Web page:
I’m glad that organizers decided to include accessibility presentations in their conference because many web design and user experience conferences usually don’t include them, or if they do, they usually focus on people who are blind or have limited mobility, but often forget about deaf and hard of hearing people – many online recordings of their accessibility talks are not even transcribed. For these reasons, my presentation topic was “Beyond Captions: Universal Access, Universal Appeal”. I signed in ASL during my talk and was voiced by sign language interpreters. While I can talk and lipread, I feel more comfortable using my voice only with some people in social situations, rather than at formal events in front of the whole audience – especially since English is not my first language (my native tongue is Russian). My talk was also open captioned for the whole audience to emphasize the point of universal access. The main focus of my presentation was to explain why it is important to make online media (podcasts, videos, webinars) accessible as well as live events via captions and to suggest solutions via transcripts and captions.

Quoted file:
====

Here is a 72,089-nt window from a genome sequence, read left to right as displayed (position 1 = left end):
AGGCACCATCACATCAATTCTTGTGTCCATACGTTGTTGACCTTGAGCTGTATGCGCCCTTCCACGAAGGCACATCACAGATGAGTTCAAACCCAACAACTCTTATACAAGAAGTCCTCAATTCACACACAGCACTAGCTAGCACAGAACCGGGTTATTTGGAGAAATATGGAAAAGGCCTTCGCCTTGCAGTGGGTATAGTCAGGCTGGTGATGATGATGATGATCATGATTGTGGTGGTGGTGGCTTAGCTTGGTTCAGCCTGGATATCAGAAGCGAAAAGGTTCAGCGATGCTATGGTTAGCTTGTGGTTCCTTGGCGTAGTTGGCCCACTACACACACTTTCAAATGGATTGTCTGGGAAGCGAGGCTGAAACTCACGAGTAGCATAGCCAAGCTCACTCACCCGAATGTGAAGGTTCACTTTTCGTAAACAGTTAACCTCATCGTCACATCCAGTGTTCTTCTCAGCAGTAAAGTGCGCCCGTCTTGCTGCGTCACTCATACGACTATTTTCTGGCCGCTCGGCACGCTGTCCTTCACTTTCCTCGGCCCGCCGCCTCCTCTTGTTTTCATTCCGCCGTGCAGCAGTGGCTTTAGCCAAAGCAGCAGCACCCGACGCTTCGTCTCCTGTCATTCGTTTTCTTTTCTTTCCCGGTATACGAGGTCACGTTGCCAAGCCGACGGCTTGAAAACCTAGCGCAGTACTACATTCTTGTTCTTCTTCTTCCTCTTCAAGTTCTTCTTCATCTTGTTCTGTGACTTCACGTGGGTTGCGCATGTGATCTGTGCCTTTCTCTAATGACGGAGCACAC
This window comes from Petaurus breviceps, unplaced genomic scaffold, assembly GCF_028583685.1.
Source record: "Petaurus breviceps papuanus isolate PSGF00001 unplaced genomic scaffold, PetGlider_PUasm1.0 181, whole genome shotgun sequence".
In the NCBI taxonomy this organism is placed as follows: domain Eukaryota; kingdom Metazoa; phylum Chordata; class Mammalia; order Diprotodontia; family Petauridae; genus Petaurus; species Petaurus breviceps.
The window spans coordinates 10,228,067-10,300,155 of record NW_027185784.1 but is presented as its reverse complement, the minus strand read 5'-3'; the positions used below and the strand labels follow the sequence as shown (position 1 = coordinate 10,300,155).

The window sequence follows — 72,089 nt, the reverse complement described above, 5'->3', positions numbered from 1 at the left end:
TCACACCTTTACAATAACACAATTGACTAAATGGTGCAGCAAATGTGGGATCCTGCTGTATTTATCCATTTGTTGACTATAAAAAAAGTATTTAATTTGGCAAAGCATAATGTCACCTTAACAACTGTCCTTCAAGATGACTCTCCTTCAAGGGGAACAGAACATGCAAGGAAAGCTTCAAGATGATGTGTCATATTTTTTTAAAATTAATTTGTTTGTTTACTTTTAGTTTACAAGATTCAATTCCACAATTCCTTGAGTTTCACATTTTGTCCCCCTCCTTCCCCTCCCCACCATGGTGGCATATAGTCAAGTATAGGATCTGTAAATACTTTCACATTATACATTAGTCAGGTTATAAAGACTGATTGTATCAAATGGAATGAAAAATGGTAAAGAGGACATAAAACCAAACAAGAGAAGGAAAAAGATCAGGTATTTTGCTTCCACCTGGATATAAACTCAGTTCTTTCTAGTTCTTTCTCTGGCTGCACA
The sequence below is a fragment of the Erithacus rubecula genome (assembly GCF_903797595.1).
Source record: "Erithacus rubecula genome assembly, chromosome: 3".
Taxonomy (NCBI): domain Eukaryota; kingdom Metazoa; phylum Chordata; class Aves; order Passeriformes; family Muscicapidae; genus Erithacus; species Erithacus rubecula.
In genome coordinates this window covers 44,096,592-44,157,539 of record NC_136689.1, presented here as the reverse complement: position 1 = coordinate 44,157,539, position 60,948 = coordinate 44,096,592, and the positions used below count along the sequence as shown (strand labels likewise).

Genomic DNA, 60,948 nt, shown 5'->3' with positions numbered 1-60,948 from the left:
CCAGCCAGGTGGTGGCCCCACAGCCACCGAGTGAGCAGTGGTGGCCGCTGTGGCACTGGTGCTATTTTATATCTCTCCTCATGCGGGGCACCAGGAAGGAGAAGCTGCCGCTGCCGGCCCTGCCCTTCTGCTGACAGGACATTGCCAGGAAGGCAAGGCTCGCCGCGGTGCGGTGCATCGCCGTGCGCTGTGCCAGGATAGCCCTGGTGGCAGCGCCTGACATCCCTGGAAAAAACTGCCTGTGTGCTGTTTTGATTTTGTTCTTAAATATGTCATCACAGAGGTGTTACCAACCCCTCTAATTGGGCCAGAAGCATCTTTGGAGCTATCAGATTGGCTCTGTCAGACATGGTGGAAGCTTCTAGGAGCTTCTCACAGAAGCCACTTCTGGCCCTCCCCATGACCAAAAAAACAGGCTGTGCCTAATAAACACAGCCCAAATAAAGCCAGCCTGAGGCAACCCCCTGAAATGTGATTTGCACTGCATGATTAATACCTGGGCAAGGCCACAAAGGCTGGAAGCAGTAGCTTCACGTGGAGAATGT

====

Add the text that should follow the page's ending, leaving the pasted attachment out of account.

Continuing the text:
I was honored to be introduced by Jared Spool in the beginning of my presentation. He also helped me with my talk (along with other conference organizers). His organization’s website, uie.com, has transcripts for podcasts that can be enjoyed by anyone regardless of hearing abilities. Jared is one of a few user experience practitioners who understand the value of accessibility and actually make their information accessible.